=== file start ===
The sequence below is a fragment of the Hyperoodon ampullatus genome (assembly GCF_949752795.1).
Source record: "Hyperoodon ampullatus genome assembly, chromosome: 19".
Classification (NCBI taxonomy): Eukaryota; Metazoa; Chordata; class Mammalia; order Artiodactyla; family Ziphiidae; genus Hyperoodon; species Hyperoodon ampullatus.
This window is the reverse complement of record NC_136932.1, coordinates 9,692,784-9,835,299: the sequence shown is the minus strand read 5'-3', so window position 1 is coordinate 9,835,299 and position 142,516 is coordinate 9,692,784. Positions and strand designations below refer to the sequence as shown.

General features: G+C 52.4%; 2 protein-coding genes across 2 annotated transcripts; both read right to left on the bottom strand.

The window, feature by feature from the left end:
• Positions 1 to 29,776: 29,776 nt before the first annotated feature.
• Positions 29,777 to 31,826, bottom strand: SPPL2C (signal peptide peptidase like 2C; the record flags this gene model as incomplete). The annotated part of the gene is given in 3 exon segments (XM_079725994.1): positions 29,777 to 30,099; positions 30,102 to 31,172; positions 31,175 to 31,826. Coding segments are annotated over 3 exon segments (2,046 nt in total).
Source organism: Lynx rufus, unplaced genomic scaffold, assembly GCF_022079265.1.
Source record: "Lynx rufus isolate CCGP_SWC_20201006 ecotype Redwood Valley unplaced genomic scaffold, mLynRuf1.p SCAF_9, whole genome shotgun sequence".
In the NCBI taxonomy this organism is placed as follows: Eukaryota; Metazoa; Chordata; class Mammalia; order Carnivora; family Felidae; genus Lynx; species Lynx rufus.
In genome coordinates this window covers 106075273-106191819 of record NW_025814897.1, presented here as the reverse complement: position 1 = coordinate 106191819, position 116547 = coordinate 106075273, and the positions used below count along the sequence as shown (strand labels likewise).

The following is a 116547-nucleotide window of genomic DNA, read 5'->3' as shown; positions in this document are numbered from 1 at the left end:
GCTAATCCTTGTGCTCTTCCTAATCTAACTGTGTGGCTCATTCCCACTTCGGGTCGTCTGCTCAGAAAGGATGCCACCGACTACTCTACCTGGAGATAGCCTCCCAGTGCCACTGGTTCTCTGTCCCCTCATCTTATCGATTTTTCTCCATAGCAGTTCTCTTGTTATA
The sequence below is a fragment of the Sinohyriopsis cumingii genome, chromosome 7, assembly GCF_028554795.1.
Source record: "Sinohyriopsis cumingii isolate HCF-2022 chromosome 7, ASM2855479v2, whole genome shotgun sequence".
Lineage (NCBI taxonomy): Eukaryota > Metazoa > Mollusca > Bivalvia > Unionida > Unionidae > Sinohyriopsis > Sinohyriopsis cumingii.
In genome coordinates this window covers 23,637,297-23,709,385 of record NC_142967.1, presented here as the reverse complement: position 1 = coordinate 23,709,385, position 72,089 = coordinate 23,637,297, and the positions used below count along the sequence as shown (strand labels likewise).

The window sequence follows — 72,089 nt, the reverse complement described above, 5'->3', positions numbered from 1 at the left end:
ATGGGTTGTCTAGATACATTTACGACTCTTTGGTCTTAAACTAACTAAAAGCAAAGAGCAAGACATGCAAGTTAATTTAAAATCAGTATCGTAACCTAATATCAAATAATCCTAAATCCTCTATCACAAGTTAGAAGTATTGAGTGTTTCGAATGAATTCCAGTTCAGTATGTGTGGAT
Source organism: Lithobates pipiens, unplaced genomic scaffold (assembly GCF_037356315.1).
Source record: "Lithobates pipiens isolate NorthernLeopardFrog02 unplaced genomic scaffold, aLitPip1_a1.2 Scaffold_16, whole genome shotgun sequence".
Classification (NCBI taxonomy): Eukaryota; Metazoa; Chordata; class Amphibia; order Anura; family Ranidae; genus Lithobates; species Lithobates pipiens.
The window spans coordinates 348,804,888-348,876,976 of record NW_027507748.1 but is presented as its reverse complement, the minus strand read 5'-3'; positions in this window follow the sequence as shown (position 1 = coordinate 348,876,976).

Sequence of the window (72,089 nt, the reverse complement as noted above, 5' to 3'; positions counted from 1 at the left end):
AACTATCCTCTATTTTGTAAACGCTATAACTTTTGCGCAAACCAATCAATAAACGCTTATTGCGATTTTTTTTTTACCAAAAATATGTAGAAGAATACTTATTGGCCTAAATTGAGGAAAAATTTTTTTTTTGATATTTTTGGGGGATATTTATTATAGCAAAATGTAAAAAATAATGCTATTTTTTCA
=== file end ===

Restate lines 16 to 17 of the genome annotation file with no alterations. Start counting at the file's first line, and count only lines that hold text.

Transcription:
Source record: "Sinohyriopsis cumingii isolate HCF-2022 chromosome 7, ASM2855479v2, whole genome shotgun sequence".
Lineage (NCBI taxonomy): Eukaryota > Metazoa > Mollusca > Bivalvia > Unionida > Unionidae > Sinohyriopsis > Sinohyriopsis cumingii.